We challenged James Pannabecker to create a column for the Icon that mentions the names of 20 Bluffton residents. He met the challenge. Here is the result. You may find other columns by him on his blog.
By James Pannabecker
Two weeks with Wanda Pannabecker, who proved on 5 occasions that one plus one equal three (Phil, John, James, Tom, and Mary), drove me back to sites of my youth.
My first night in her guest room dreamed me to the now defunct Bluffton A&P, where Don LaRoche, manager, hired me at 16. By the time I was booted out of town 40 years ago, I thought I knew everyone, including Phyllis Diller, whose husband offered me my only tip for carrying out groceries when she returned to have Dr. Travis "remove an old key." That's beside the point.
In my dream, Marie Snyder and I discussed why the store didn't have a problem with shoplifters (not that we encouraged them). I suggested that a small town atmosphere helps people feel more responsible, as significant members of a community.
Just before I awoke, Helen Stratton appeared, clear as a bell, at her cash register in aisle number one. Perhaps this dream was prompted by our stop at the Community Market (formerly Joe Urich's IGA), where Mother introduced me to Tracy Sawatsky, a fellow pianist, whose husband, David, teaches voice at Bluffton University.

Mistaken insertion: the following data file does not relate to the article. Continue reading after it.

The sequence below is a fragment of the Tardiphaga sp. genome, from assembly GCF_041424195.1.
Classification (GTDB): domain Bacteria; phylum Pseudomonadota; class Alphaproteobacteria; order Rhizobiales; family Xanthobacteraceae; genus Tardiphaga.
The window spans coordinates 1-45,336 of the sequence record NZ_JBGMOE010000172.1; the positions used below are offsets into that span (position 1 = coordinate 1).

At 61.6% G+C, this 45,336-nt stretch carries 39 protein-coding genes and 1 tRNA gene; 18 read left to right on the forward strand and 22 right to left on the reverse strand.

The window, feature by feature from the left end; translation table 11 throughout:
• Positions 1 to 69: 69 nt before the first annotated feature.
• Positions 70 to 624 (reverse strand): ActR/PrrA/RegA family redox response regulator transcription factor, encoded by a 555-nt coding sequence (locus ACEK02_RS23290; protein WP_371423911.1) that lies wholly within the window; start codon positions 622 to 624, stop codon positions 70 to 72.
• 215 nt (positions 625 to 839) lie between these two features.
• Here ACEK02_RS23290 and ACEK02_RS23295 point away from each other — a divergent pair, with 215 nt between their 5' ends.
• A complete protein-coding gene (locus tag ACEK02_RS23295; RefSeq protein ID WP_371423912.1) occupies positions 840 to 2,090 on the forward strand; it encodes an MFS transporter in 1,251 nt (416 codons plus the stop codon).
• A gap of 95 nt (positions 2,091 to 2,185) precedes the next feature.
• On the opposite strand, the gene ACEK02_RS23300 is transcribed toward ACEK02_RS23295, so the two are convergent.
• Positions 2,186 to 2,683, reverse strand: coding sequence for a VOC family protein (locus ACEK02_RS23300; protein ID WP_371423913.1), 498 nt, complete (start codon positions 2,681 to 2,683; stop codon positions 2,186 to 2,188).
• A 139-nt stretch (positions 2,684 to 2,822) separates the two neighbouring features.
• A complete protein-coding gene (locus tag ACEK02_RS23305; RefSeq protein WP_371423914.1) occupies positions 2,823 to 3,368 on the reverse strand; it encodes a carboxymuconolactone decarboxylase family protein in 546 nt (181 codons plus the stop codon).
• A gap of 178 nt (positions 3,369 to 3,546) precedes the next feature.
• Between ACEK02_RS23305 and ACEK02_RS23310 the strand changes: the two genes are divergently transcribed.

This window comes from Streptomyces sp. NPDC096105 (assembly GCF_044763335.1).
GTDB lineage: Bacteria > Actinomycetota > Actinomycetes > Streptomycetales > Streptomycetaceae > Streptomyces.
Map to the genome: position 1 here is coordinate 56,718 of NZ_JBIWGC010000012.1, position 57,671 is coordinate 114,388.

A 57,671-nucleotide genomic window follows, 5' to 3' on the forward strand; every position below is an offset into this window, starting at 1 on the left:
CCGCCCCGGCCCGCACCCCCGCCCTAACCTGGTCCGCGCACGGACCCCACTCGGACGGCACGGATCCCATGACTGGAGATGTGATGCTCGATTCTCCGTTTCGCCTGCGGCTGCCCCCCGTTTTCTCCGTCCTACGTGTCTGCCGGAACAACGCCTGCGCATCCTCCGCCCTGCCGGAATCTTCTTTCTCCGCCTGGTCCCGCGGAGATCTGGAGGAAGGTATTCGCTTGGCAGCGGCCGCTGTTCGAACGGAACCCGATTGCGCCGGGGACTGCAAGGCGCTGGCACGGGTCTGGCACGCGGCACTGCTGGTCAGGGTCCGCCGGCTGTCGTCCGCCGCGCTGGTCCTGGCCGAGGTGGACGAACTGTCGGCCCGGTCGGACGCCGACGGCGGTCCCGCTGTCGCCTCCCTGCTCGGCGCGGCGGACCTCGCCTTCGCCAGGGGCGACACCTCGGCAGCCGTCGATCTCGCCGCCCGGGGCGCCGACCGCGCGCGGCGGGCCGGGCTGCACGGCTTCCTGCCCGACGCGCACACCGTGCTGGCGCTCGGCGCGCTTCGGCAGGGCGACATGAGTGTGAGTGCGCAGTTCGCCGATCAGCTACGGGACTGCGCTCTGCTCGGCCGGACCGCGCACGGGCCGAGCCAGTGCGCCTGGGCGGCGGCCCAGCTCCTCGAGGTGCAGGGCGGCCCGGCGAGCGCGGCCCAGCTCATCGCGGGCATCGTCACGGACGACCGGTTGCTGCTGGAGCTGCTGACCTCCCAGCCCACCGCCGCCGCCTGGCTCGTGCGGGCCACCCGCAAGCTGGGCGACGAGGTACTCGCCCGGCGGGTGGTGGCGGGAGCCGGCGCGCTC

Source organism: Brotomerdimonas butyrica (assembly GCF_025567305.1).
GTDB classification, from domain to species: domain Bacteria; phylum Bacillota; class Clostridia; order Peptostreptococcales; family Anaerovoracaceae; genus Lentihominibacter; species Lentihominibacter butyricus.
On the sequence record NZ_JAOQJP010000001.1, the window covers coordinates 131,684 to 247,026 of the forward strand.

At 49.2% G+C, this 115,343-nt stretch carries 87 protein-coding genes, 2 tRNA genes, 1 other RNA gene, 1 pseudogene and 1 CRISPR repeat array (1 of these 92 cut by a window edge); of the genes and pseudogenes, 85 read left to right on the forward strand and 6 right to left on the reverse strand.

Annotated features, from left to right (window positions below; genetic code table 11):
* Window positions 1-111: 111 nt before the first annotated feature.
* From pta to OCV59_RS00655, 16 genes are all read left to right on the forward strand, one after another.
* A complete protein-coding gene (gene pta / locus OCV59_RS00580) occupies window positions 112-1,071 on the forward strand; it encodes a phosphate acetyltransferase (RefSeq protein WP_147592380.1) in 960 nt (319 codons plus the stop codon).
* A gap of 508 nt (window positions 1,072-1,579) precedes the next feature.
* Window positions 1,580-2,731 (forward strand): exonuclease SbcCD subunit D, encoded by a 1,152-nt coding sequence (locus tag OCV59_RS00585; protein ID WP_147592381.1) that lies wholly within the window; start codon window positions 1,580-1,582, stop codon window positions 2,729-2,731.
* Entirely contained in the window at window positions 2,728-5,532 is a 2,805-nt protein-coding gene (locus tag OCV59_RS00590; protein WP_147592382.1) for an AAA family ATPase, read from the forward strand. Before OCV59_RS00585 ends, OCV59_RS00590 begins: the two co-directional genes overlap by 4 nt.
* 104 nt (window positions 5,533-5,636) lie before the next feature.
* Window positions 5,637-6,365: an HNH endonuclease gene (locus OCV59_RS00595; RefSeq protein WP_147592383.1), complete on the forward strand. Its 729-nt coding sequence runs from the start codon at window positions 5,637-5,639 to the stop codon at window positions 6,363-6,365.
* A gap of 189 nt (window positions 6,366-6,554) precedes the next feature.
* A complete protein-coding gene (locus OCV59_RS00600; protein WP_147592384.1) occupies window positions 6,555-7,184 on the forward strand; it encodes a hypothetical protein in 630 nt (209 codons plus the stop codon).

This morning, 7 a.m. (and I'm supposed to be on vacation), found me at a First Mennonite prayer breakfast led by Louise Wideman (Canadians seem to be invading the town).
We shared a table with today's version of Mr. Powell (Raymie), Larry Diller, who managed to attend only because fog had delayed his Columbus Grove school bus route by 2 hours. Jeff Boehr mentioned that while he was touring with college students his water heater blew, making him late to work yesterday.
Speaking of our favorite bus driver, Mr. Powell, when we ate lunch at Jeanne Privite's restaurant, my sister pointed out his daughter-in-law, a former classmate of mine, Peggy Gossard (Powell). I should have said hello. (Hello.)
This wannabe farmer and former employee of Russ and Gene Suter heard an intriguing report that their successors, Jerry and Tom Suter, now grow 17 varieties of sweet corn, which they can identify by ear examination (listening?) but not by taste after cooking.
"Stop," says Virginia. "You've passed 20 and bored me long enough."
"But I'm on a roll," I say. "I don' want to offend people like Neil and Eileen Kehler, Elaine Rich, Burton and Elnore Yost...."
"I said stop," says Virginia. "You're rolling in the mud."
OK, but let me at least thank Jean Szabo for turning me on to Schumann.